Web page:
The leaders at Community Christian Church in Fort Lauderdale, Florida, call themselves “a large church that tries to feel small.”
The church was founded in 1957, and as the congregation grew and outgrew its facilities, the church had to relocate twice. Longtime member Dan Tarquinio quips, “It’s hard for people to find God if they can’t find a place to park and a place to sit.”
As the church moved and increased in size, the leadership team was committed to maintaining the sense of community that is found right in the church’s name.
“Many of us on staff spend a significant amount of time trying to know the names of those who are new,” says Senior Pastor Scott Eynon, who has been on staff at the church since 1994. “One of our slogans is, ‘We want everyone who believes here to feel like they belong here.’ Knowing their names is huge in connecting people and making them feel part of a family.”
Eynon says that staff connection is key to creating a church that feels like a family.
“All of our pastors walk around the lobby and auditorium and greet people before and after services,” Eynon says. “It’s very old-school, but people appreciate the effort that we make to be accessible.”
An emphasis on small groups and group outreach programs, like feeding the homeless, encourages members to see each other as family. The church has developed several partnerships around the city, which provide opportunities for small groups to get together and put their faith in action.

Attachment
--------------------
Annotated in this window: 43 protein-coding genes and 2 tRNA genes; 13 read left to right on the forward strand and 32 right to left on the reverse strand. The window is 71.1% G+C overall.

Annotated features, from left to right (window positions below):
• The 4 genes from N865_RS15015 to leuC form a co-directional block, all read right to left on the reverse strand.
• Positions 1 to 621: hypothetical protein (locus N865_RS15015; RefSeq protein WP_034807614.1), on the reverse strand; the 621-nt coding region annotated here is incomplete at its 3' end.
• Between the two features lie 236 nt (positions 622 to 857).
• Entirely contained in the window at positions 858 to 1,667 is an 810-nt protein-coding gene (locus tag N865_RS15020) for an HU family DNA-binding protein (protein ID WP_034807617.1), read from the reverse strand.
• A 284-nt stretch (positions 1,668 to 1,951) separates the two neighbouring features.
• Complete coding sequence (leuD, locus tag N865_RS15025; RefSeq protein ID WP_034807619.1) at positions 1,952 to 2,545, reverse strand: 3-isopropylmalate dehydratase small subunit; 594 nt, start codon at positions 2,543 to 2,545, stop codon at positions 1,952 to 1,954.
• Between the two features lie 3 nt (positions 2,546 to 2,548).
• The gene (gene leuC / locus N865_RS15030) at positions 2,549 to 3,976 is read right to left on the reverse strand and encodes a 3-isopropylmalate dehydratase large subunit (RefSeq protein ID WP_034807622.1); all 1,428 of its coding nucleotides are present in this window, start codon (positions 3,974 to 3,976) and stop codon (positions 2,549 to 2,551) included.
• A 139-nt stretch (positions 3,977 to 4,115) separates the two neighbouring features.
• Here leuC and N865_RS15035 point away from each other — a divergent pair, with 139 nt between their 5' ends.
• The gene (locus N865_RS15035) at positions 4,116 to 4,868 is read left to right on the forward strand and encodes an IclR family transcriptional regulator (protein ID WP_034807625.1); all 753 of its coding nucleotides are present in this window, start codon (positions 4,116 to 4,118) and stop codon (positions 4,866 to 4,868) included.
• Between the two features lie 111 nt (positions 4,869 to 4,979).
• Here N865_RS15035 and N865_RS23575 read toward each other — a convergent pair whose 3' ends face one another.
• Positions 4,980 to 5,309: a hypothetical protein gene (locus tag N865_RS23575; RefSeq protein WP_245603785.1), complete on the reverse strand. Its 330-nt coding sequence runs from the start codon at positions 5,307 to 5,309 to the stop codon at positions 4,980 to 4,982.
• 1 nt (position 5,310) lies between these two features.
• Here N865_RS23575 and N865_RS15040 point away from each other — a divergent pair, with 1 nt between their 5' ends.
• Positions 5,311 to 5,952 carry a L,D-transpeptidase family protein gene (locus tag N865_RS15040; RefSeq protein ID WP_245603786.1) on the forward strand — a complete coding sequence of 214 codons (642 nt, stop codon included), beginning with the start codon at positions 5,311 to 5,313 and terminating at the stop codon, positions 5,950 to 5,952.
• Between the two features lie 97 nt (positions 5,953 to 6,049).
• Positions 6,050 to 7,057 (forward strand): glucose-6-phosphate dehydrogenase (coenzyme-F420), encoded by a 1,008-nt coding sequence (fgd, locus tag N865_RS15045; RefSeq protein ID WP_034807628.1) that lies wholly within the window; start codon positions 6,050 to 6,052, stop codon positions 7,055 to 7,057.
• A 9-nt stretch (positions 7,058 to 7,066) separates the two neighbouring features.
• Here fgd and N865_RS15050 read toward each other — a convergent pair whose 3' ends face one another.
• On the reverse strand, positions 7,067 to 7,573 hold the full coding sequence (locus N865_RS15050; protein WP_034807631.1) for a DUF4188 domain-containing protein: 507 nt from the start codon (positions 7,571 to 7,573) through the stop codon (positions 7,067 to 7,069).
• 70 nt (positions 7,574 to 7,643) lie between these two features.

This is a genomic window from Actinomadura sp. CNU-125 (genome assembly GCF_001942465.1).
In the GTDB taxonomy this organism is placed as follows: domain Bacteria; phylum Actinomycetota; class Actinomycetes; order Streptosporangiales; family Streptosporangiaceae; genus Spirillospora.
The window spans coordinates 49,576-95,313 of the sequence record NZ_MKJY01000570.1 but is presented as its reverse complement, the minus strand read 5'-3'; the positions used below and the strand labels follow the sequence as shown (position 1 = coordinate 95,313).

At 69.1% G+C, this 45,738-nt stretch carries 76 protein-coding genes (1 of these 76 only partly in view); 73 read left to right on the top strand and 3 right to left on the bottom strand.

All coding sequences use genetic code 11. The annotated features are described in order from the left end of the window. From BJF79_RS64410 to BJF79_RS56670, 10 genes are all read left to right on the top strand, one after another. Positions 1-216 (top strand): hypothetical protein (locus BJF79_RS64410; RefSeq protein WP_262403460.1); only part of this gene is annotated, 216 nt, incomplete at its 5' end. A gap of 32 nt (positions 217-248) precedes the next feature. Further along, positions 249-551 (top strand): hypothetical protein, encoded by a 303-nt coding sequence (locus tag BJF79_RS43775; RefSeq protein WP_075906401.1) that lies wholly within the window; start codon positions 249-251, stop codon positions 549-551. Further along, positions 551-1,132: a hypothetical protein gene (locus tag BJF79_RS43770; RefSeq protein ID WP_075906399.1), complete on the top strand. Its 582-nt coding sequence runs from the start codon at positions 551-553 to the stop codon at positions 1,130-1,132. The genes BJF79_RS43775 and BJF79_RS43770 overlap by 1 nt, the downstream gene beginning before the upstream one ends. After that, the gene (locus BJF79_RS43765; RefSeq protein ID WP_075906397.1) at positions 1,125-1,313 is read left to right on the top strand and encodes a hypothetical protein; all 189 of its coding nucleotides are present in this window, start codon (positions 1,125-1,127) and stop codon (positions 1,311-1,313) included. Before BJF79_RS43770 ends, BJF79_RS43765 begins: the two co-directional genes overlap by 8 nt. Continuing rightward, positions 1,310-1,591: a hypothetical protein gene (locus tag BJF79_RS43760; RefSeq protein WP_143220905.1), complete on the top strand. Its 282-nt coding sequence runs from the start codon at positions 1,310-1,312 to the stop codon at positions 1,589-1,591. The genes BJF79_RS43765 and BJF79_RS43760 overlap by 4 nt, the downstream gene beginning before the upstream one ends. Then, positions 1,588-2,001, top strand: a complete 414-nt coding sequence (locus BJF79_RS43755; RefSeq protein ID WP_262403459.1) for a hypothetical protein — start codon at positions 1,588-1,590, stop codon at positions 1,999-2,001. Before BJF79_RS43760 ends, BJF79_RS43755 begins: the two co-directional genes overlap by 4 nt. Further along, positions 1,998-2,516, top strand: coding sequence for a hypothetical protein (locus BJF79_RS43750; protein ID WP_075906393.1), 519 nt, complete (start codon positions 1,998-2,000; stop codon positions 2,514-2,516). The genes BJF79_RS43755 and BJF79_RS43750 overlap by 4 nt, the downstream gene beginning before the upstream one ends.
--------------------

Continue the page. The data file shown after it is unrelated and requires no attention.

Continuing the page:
Community Christian has also implemented a unique strategy for making newcomers feel welcome—an unexpected gesture in a large metropolitan area.
“We give every first-time guest family a bag of homemade chocolate chip cookies, and these cookies are left at their front door the day after they attend our church.” Rather than being accompanied with a hard sell for the church, the bag of cookies simply includes a small note that says, “We are glad you came to Community Christian Church.”
The church has empowered a group of volunteers to serve as cookie makers and deliverers. They are strategically located all around the community, always ready to run the treats out on Monday.
“After having visited the church I knew that this was my church family. Getting cookies just put the icing on the cake and made me feel welcome,” says Delia Hayward. “To have someone bake and deliver cookies is so thoughtful and lets visitors know that the church people are caring and loving.”
It’s these extra touches that have drawn all kinds of people to Community Christian, and it shows in the diversity of its members. The Miami-Ft. Lauderdale metropolitan area is considered one of the most ethnically diverse communities in the country, and Community Christian reflects that. Eynon says there are 85 different countries of origin represented in the congregation.
“It’s amazing that we have such diversity, but we don’t look at any color,” says Cuban Luky Hadler, whose husband, Barry, and kids were baptized at Community Christian. “When we walk in, we feel the presence of God and love.”
Eynon credits some of the church’s recent growth to a teaching series called “The X Files: eXploring The Supernatural.” The series covered topics like angels, demons, karma and the paranormal. The church sent out 30,000 invitations to the community before the series began, and had apologist and author Lee Strobel give the sermon one Sunday.
“We had our largest non-Easter attendance ever,” Eynon says.
COMMUNITY CHRISTIAN CHURCH
Fort Lauderdale, Florida
Senior Pastor: Scott Eynon
Affiliation: Christian – Independent Christian Churches
A 2016 OUTREACH 100 CHURCH
Growth in 2015: +529 (24%)